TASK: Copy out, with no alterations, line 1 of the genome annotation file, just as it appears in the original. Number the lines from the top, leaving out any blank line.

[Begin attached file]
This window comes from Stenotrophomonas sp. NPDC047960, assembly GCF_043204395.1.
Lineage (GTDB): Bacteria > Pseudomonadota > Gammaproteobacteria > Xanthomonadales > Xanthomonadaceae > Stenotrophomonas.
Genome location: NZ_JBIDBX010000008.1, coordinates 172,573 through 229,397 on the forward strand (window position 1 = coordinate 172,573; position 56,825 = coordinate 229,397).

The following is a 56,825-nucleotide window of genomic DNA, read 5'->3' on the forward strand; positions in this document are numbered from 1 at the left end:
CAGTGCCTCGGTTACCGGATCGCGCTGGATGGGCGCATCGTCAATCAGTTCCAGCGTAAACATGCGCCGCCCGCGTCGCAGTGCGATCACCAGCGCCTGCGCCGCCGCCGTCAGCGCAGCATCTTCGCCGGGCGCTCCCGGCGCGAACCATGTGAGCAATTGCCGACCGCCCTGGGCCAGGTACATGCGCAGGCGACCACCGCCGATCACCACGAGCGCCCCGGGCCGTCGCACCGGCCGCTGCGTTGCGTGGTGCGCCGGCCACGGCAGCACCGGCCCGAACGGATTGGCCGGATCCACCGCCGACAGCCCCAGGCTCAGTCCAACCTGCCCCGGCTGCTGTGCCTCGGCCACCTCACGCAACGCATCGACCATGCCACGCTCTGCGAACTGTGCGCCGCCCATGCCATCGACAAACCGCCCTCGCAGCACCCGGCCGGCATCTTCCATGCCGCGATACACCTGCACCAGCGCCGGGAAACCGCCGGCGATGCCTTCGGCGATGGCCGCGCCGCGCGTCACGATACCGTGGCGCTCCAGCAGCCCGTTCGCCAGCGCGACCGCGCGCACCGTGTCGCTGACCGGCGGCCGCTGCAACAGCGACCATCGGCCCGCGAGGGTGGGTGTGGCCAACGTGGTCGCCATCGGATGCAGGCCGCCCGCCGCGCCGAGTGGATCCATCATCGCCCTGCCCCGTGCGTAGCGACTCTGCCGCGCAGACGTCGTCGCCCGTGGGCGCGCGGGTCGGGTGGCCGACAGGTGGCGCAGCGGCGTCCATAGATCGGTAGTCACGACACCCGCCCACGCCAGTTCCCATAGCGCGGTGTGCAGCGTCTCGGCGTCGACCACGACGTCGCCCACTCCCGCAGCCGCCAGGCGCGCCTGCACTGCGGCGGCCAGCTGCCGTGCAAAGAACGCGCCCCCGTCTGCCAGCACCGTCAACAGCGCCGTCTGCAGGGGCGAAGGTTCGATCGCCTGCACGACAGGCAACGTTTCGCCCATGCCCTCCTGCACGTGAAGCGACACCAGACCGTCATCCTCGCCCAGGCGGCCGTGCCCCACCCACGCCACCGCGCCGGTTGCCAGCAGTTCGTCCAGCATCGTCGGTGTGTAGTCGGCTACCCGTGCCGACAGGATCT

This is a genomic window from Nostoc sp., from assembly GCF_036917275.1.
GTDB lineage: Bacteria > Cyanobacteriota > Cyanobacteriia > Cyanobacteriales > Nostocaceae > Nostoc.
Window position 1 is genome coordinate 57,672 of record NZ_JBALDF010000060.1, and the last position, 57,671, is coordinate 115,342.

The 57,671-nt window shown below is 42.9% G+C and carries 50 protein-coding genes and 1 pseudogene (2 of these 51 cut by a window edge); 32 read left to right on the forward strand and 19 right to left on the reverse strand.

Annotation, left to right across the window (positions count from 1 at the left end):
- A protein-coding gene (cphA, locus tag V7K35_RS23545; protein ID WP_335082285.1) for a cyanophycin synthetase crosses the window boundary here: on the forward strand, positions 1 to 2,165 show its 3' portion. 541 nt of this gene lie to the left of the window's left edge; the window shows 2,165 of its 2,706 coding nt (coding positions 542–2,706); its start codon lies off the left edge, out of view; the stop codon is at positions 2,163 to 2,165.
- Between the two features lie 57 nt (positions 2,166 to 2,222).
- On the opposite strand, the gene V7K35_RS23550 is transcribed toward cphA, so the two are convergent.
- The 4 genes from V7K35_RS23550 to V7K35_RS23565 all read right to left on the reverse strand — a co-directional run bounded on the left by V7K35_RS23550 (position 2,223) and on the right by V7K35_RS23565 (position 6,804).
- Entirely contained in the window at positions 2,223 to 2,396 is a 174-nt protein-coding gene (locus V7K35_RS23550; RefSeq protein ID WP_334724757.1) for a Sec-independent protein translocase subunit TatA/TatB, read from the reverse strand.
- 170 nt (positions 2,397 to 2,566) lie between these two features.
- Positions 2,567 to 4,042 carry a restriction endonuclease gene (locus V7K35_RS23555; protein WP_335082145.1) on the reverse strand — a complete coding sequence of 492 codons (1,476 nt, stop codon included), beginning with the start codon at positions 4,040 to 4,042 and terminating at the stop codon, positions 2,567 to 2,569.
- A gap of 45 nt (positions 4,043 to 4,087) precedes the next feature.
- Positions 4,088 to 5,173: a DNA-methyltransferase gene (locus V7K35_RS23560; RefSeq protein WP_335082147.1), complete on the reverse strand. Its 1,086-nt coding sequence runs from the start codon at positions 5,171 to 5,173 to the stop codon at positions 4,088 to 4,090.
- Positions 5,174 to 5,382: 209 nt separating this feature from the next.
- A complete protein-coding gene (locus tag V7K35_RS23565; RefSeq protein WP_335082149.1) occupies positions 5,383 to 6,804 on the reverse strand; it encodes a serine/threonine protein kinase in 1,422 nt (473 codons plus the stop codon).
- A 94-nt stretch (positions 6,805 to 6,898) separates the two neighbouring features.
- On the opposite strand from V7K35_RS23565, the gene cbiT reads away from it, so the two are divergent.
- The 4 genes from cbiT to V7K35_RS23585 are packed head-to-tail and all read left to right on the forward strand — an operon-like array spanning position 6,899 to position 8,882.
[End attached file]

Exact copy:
This window comes from Stenotrophomonas sp. NPDC047960, assembly GCF_043204395.1.